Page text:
The bacon must be fried out of doors for at least half the pleasure comes from the irresistable aromas that swirl around and drive your neighbours crazy with envy and uncontrollable desire (unless they too are ‘frying up’). If you want to see the epitome of self-satisfaction and smugness, it’s the expression of someone cooking bacon outdoors on a pitch next to a deprived, baconless family. We’ve got an enormous heavy skillet that we set up over a Spanish outdoor cooker, and this allows us to cook a full pound of bacon at a time, enough to waft over the entire campsite nearly. Sometimes children wander over and just stare at that damn great sizzling skillet wistfully: we usually can’t resist and give them a nibble, or, if we’re feeling really generous and flush with bacon, perhaps a mini-buttie or two.
As for our method, we add a little oil to the skillet to keep the bacon from sticking, and keep the flame moderate. Too low and the bacon sweats and releases (especially if not top-quality dry cured) worryingly large amounts of liquid gloop. Too high, on the other hand, and the bacon can overcook and emerge as tough as boot leather. Make no mistake, close attention to the flame, as well as constant vigilance in turning the bacon, transferring less well done rashers to the hotter spots of the skillet, is absolutely vital. We Americans, of course, like our bacon to be crispy, the fat cooked entirely out, the bacon crunchy and even crumbly. Thick cut English bacon, however, does not respond in quite the same fashion as thin American streaky. Nonetheless, I still like to get the fat cooked until crunchy, but the lean of the back must remain moist and still pliable. This can be a fiendishly difficult balance to achieve.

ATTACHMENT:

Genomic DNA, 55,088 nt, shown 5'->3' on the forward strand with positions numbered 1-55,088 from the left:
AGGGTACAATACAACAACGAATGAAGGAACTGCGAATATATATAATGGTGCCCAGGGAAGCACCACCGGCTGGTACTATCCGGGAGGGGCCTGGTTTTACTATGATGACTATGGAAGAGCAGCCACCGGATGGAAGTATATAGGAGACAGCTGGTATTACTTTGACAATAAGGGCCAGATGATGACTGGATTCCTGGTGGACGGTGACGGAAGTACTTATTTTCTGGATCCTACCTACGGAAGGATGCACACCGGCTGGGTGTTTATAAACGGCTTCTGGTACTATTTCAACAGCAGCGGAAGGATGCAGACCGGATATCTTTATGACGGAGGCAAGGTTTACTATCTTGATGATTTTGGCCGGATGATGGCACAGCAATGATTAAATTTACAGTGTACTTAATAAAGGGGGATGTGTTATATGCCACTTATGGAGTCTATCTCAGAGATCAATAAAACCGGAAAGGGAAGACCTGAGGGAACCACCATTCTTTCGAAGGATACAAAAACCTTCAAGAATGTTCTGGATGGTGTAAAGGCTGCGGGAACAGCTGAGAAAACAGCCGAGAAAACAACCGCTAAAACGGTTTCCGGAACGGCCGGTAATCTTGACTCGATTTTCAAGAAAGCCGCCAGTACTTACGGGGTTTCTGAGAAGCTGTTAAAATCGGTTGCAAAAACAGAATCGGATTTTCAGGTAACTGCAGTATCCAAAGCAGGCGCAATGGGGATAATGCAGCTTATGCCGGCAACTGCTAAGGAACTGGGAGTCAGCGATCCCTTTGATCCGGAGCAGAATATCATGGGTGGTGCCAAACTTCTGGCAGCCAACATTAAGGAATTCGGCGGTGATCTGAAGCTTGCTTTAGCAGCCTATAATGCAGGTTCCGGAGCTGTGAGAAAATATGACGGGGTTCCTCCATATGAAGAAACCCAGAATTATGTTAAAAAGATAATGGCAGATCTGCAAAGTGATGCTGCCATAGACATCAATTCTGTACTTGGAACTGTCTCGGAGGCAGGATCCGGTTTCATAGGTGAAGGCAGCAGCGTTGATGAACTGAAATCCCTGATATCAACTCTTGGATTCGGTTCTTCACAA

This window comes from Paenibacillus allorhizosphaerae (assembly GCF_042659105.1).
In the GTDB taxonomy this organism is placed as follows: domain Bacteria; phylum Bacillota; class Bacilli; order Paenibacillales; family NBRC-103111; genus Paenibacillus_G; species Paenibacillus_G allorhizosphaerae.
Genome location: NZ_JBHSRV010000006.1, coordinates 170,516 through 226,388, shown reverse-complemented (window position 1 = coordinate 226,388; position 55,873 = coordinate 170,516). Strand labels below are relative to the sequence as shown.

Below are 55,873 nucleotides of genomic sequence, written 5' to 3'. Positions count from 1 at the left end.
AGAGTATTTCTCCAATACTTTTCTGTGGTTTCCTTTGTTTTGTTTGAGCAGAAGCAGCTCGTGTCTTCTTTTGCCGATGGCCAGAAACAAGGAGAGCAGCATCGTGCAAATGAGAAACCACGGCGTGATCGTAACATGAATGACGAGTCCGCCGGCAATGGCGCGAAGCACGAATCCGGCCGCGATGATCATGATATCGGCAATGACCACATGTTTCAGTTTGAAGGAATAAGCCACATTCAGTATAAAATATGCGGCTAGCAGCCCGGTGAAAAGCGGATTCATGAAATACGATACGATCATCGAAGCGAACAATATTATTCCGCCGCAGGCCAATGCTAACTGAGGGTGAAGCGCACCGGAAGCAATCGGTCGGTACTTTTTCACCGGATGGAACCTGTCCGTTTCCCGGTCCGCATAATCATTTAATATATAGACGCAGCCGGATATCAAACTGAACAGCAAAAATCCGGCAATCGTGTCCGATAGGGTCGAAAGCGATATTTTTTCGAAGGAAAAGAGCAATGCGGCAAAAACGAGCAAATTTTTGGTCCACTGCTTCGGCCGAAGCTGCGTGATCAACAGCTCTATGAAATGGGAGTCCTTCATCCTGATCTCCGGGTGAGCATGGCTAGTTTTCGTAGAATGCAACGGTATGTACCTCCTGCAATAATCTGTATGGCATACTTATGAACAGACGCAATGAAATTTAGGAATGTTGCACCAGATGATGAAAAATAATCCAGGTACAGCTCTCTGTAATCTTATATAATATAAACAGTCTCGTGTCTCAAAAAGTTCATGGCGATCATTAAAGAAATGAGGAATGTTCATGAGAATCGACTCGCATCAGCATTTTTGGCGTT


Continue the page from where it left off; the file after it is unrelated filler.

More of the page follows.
While the bacon is cooking, the baps should be split and heavily buttered with fresh, preferably unsalted butter (never margarine or polyunsaturated spread). The butter should not be spread too evenly, for you want, when the hot bacon is slapped into the bap, the butter to sizzle and melt. You know you’ve got it right when you pick up the buttie in your hands, bite into it, and some of the melted butter mixed with bacon fat drizzles down your chin.
Now for sauce. This is, as I’ve already suggested, a matter of extreme personal preference. Some like their butties nude, that is with no additional sauce. Can’t understand for the life of me why. Other’s prefer tomato ketchup, in which case, general consensus is that it has to be Heinz. Others demand ‘fruity’ sauce (a variety of brands are available). Me, I’ve come a long way since living in Britain now for, what, over 20 years. A measure of how far I’ve come is that a) I can eat Marmite, and b) on bacon butties it has to be brown sauce, either HP (as in Houses of Parliament) or Daddy’s. No other will do. In fact, I’d go so far as to say that a bacon buttie without brown sauce, well, it just isn’t worth eating. There, I’ve got off the fence about it. There’s no point in being wishy washy or trying to please everybody, is there? If you want a perfect bacon buttie then for goodness sake, do it right and have it with brown sauce.

Copyright © Marc Millon 2001

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Copyright © Marc and Kim Millon 2001